Falling oil prices over the past month have made a huge contribution to the major airliners’ stock prices. The impact of lower oil prices and the continued strong consumer demand almost certainly add support to the bottom line. The logic behind the massive gains in airline shares is that as oil costs shrink, airlines should see their margins increase and earnings grow from there. That being said, the runs have been so strong over the past month or so that one question has to be asked: Have these airline stocks all run up too much?
Oil prices were reaching 52-week highs in late-June and early July of 2014. This level was over the $100 barrel mark at $102.53. Since this time the price of oil had plummeted to a multiyear low of $74.02, and there seems to be no clear bottom in sight, as oil continues to slide lower.
24/7 Wall St. wanted to look at several issues here. First is how much these stock have risen from their lows in October and how that compares to a 52-week high as well. A Thomson Reuters consensus price target from analysts has been included, along with basic trading information. Another inclusion was the market cap of each stock, along with how analysts on Wall Street have the stock valued on a forward price-to-earnings (P/E) ratio compared to 2015 earnings estimates. Lastly, a chart from Yahoo! Finance shows just how much the one-month performance has been when compared to the broader S&P 500 Index.
American Airlines Group Inc. (NASDAQ: AAL) shares reached a relative high on the year of $44.47 on November 11, up 58% from the low of $28.10 in the middle of October. Shares traded up about 2% at $44.38 in the last hour of trading Thursday. The stock has a consensus analyst price target of $53.85 and a 52-week trading range of $21.45 to $44.88. The company has a market cap of over $31 billion. American Airlines trades at only about six times expected 2015 earnings.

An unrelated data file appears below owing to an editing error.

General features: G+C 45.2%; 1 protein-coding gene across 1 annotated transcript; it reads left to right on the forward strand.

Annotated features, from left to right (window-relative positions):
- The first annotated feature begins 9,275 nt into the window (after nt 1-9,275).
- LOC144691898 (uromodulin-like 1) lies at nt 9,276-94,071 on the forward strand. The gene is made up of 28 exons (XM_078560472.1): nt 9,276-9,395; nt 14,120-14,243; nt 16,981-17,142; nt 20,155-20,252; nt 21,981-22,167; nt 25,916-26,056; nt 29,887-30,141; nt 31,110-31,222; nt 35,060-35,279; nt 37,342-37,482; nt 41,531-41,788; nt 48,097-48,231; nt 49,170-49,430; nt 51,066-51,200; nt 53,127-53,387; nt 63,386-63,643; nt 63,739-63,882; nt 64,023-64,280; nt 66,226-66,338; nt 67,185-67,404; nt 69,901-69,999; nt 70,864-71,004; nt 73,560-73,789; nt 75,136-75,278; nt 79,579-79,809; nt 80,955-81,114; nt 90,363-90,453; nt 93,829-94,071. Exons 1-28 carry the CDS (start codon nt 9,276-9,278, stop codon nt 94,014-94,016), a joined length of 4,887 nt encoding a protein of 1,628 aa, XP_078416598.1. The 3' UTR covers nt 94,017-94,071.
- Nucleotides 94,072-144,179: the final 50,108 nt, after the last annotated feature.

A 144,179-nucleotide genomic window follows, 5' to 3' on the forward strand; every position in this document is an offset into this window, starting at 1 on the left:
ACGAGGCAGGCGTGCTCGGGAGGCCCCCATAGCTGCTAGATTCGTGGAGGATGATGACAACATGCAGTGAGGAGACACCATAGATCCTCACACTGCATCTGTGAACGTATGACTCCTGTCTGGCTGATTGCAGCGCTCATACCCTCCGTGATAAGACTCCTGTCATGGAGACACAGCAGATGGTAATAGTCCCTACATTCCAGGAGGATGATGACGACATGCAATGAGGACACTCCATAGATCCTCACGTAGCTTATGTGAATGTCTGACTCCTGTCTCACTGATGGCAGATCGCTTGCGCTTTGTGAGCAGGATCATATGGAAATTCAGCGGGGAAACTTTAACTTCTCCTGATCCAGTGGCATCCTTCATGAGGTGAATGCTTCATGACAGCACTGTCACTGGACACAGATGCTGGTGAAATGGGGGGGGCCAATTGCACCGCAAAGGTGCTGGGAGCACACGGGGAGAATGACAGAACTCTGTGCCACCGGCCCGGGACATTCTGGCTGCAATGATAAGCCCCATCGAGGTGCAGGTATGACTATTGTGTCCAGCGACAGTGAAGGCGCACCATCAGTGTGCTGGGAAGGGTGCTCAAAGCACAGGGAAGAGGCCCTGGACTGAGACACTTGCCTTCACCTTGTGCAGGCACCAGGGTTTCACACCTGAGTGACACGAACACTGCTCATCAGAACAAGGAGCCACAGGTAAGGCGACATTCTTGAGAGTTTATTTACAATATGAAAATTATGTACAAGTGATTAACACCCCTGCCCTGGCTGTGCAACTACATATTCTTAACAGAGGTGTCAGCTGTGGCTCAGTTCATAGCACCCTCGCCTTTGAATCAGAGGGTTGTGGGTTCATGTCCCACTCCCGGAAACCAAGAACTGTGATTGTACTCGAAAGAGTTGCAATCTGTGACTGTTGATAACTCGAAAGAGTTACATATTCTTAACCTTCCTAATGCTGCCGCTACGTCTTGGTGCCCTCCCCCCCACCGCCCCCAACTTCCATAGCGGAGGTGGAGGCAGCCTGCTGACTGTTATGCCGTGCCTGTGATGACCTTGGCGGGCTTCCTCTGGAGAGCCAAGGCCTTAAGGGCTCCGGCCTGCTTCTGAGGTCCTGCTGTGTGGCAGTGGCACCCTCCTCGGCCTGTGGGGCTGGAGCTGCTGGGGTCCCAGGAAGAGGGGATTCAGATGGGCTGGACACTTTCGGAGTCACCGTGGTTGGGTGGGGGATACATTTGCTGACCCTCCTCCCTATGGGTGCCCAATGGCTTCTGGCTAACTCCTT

Delta Air Lines Inc. (NYSE: DAL) shares traded at a 52-week high Thursday morning at $44.41, up 47% from the lows in mid-October of $30.12. Shares were trading over 1% up at $44.15 in the last hour of trading. The consensus analyst price target is $52.50, and the 52-week trading range is $26.40 to $44.41. Delta has a market cap of over $36 billion, and its shares trade at almost 11 times expected 2015 earnings.
Southwest Airlines Co. (NYSE: LUV) shares reached a 52-week high on November 11 of $40.06, up almost 41% from the relative low in mid-October of $28.40. Shares were trading up less than 1% at $39.45 in the last hour of trading on Thursday, and they have a consensus analyst price target of $42.81 and a 52-week trading range of $17.73 to $40.06. The market cap is about $26 billion. Southwest shares are valued at roughly 16 times expected 2015 earnings.
JetBlue Airways Corp. (NASDAQ: JBLU) shares reached a 52-week high on Tuesday of $13.23, which was up 41% from the relative low $9.38 on October 13. Shares were trading up about 0.5% at $12.58 in the last hour of trading Thursday. The consensus analyst price target is $14.08. The 52-week trading range is $7.61 to $13.23. The market cap is roughly $3 billion. JetBlue has a forward P/E ratio of about 12.5 versus 2015 earnings estimates.
United Continental Holdings Inc. (NYSE: UAL) shares reached a 52-week high on November 4 of $56.90. This was up 44% from the relative low $39.46 on October 13. Shares traded up 3% at $56.29 in the last hour of trading on Thursday. The stock has a consensus analyst price target of $60.21 and a 52-week trading range of $36.10 to $56.90. The market cap is around $20 billion. United Continental’s forward P/E ratio is 8.4 against 2015 estimates.
Looking forward, if oil prices continue to fall over this quarter, it would seem safe to expect these major airlines to get a boost in their earnings. Trying to call a top in a group of stocks based on strong share performance in a short period on a major trend that has no known catalyst to end that trend is something that is incredibly hard to do. Still, gains of 20%, 30% and more for an entire sector in a short time are far from normal.
Wall Street analysts still have upside projections compared to the current share prices. Also, these projected P/E ratios for 2015 could be even lower than today if the lower fuel costs add meaningfully to earnings in 2015.